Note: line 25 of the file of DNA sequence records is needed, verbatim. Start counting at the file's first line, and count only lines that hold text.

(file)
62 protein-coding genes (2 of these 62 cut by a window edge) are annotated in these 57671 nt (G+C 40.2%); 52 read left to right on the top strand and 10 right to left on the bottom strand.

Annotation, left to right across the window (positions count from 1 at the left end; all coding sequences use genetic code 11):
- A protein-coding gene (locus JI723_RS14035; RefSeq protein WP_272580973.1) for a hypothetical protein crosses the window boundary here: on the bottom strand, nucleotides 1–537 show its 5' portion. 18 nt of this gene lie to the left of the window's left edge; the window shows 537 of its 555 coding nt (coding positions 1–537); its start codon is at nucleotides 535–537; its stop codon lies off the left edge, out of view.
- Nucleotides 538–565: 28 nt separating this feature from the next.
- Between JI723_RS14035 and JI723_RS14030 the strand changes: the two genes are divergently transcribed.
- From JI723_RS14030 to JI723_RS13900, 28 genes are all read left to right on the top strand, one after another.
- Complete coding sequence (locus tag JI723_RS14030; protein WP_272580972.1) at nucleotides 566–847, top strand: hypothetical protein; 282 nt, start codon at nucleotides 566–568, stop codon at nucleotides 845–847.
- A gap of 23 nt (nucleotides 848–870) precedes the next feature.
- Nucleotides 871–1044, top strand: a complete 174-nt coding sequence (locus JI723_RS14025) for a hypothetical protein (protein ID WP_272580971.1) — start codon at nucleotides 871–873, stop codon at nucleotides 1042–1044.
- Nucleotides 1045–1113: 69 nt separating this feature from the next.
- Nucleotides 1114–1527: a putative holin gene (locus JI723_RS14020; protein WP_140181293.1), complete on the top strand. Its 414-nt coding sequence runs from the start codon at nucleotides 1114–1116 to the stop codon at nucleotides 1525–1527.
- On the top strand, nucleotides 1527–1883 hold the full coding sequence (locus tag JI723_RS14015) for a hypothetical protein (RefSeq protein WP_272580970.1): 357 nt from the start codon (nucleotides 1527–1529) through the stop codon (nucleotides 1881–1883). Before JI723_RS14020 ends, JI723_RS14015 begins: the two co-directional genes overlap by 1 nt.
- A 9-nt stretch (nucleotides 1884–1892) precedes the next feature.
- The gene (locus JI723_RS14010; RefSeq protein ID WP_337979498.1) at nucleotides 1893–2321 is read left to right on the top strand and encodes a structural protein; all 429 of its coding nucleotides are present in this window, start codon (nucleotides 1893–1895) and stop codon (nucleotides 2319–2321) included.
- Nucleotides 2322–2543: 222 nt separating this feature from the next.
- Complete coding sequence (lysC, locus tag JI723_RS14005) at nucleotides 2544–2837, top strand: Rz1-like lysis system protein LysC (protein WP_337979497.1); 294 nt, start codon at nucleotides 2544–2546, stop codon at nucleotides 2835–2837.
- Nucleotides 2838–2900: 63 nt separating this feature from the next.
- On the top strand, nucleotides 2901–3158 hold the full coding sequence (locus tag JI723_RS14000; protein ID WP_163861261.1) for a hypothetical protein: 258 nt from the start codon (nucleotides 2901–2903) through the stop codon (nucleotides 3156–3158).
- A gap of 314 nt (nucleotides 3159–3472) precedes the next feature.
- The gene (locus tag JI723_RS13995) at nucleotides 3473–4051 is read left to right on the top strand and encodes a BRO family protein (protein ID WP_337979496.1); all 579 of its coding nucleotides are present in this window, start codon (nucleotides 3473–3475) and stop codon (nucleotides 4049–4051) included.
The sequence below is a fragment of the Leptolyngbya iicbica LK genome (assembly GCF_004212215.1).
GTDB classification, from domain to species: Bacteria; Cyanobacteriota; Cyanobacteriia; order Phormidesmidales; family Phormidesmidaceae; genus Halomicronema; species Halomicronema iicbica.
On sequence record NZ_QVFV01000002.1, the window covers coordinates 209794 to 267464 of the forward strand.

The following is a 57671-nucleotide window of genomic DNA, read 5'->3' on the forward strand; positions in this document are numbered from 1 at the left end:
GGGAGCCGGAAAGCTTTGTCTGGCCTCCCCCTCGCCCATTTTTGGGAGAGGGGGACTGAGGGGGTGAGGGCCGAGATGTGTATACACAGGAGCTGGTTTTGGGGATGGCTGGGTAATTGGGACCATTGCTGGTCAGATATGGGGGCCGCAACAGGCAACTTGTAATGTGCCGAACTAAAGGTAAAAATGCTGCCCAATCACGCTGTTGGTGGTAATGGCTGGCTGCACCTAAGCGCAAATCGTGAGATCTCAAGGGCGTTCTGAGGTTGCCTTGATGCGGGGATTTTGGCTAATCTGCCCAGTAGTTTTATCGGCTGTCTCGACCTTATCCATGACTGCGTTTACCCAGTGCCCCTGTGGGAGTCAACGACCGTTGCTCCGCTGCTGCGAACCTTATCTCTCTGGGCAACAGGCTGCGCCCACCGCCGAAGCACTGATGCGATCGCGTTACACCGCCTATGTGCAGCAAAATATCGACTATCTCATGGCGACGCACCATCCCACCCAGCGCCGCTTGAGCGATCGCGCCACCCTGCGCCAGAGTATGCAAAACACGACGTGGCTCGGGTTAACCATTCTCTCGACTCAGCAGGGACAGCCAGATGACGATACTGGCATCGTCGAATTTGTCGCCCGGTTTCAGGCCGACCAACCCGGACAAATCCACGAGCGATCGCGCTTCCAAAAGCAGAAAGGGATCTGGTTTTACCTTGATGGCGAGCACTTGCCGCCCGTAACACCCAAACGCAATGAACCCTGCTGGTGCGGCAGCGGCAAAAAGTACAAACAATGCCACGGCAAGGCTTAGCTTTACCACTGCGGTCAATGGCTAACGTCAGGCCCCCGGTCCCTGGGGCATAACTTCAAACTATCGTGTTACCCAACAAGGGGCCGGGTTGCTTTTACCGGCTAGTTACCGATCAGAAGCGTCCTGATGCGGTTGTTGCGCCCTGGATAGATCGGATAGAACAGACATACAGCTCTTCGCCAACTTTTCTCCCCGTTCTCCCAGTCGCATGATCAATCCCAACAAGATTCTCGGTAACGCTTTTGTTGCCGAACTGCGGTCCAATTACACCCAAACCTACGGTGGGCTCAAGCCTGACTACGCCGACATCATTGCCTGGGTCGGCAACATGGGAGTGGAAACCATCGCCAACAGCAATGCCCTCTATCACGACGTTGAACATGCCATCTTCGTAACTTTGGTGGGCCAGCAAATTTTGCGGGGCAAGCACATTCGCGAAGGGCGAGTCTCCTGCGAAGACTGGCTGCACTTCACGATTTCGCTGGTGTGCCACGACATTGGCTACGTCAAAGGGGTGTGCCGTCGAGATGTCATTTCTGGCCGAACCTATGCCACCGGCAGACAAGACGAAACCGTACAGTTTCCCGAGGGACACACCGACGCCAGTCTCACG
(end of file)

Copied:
GGGAGCCGGAAAGCTTTGTCTGGCCTCCCCCTCGCCCATTTTTGGGAGAGGGGGACTGAGGGGGTGAGGGCCGAGATGTGTATACACAGGAGCTGGTTTTGGGGATGGCTGGGTAATTGGGACCATTGCTGGTCAGATATGGGGGCCGCAACAGGCAACTTGTAATGTGCCGAACTAAAGGTAAAAATGCTGCCCAATCACGCTGTTGGTGGTAATGGCTGGCTGCACCTAAGCGCAAATCGTGAGATCTCAAGGGCGTTCTGAGGTTGCCTTGATGCGGGGATTTTGGCTAATCTGCCCAGTAGTTTTATCGGCTGTCTCGACCTTATCCATGACTGCGTTTACCCAGTGCCCCTGTGGGAGTCAACGACCGTTGCTCCGCTGCTGCGAACCTTATCTCTCTGGGCAACAGGCTGCGCCCACCGCCGAAGCACTGATGCGATCGCGTTACACCGCCTATGTGCAGCAAAATATCGACTATCTCATGGCGACGCACCATCCCACCCAGCGCCGCTTGAGCGATCGCGCCACCCTGCGCCAGAGTATGCAAAACACGACGTGGCTCGGGTTAACCATTCTCTCGACTCAGCAGGGACAGCCAGATGACGATACTGGCATCGTCGAATTTGTCGCCCGGTTTCAGGCCGACCAACCCGGACAAATCCACGAGCGATCGCGCTTCCAAAAGCAGAAAGGGATCTGGTTTTACCTTGATGGCGAGCACTTGCCGCCCGTAACACCCAAACGCAATGAACCCTGCTGGTGCGGCAGCGGCAAAAAGTACAAACAATGCCACGGCAAGGCTTAGCTTTACCACTGCGGTCAATGGCTAACGTCAGGCCCCCGGTCCCTGGGGCATAACTTCAAACTATCGTGTTACCCAACAAGGGGCCGGGTTGCTTTTACCGGCTAGTTACCGATCAGAAGCGTCCTGATGCGGTTGTTGCGCCCTGGATAGATCGGATAGAACAGACATACAGCTCTTCGCCAACTTTTCTCCCCGTTCTCCCAGTCGCATGATCAATCCCAACAAGATTCTCGGTAACGCTTTTGTTGCCGAACTGCGGTCCAATTACACCCAAACCTACGGTGGGCTCAAGCCTGACTACGCCGACATCATTGCCTGGGTCGGCAACATGGGAGTGGAAACCATCGCCAACAGCAATGCCCTCTATCACGACGTTGAACATGCCATCTTCGTAACTTTGGTGGGCCAGCAAATTTTGCGGGGCAAGCACATTCGCGAAGGGCGAGTCTCCTGCGAAGACTGGCTGCACTTCACGATTTCGCTGGTGTGCCACGACATTGGCTACGTCAAAGGGGTGTGCCGTCGAGATGTCATTTCTGGCCGAACCTATGCCACCGGCAGACAAGACGAAACCGTACAGTTTCCCGAGGGACACACCGACGCCAGTCTCACG